But the reading experiences of this book may turn out to be a fascinating one, given that the reader focuses on the question of how these individuals and institutions digest Jesus’ story to be theirs and re-narrate their stories in light of Jesus’ story they understood. In particular, closing examining how White Evangelicalism and Prophetic Black Christianity chose and selected which images and icons of Jesus in order to listen to which messages of Jesus, finally succumbing to which version of Jesus’ story is fascinating. The two streams may seem disconnected to each other, but they have in common a historical origin of their emergence as the Cane Ridge revival meeting in the beginning of the 19th century. Therefore, the 18th century revivalism is what both share together. Accordingly, Heltzel shows that both streams share the four common characteristics of evangelicalism, namely, 1) emphasis on conversion; 2) acknowledgment of the biblical authority; 3) activism; 4) emphasis on the cross and resurrection. However, this is where the commonality between the two ends. While white evangelicalism brings in to its story Jesus’ victory and resurrection, black prophetic Christianity makes use of images of failure, frustration, hopelessness in Jesus’ story to make their own. Harriet Jacobs (1813-1897) appropriates a theology of Holy Saturday ( a theology which imagines and theologizes what Jesus was going through between his death and resurrection), in order to understand and integrate her suffering and oppression into Jesus’ story, making her faith grow through it. (Later Jacobs was released from her slave status through praying God unyieldingly.) What Heltzel is saying is this is not just one instance, the rest of which is entirely different from, but there were so many who were like Jacobs, such as Sojourner Truth (1797-1883), Fanny Lou Hammer (1917-1977), andMartin Luther King Jr. (1929—1968). The theologies and lives of these figures are having a great impact on modern evangelicals, which makes Heltzel argue that the black prophetic Christianity’s narrative should be regarded as legitimate part of American evangelical Christianity.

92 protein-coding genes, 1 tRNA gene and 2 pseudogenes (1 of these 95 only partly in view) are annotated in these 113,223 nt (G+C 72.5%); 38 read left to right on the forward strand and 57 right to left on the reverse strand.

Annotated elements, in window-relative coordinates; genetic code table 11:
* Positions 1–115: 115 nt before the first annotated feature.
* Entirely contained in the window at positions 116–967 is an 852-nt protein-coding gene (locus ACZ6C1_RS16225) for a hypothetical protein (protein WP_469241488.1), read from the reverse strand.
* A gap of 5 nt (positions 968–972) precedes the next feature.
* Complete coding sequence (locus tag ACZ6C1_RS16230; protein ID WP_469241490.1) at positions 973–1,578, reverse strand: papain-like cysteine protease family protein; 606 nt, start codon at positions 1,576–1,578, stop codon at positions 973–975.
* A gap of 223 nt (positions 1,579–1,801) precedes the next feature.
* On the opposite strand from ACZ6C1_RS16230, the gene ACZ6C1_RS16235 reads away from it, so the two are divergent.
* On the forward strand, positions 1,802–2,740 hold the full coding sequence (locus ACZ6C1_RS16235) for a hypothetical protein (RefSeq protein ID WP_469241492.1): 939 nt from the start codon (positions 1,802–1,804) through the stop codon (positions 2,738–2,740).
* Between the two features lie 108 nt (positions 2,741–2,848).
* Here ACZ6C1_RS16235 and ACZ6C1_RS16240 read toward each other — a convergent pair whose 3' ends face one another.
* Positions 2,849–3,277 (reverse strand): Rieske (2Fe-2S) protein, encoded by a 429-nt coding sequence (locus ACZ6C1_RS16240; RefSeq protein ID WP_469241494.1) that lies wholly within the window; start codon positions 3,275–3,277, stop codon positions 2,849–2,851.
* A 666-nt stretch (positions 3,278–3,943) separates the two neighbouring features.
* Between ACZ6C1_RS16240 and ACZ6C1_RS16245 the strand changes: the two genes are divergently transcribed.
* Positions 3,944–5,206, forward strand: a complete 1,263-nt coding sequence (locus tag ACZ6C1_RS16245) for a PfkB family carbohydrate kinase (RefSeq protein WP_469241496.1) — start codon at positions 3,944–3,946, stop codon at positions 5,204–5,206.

On the other hand, white evangelical Christianity, even after the abolition of slavery, either actively colludes with sentiments of white supremacy, or passively condones the oppression of blacks. For example, while D.L. Moody nominally opposed the racial segregation, he tacitly let his revival meetings to be conducted in racial segregation. Also Carl Henry, while vocally opposing any type of racial segregation or racism, fell short of joining actively other activists and workers, such as MLK Jr. Heltzel argues that underneath such passive attitudes lie their understandings of Jesus’ story. That is to say, Moody and Henry took seriously Jesus’ Lordship, yet their Jesus was not the suffering one, nor was he the one who participates in the sufferings of his people here and now.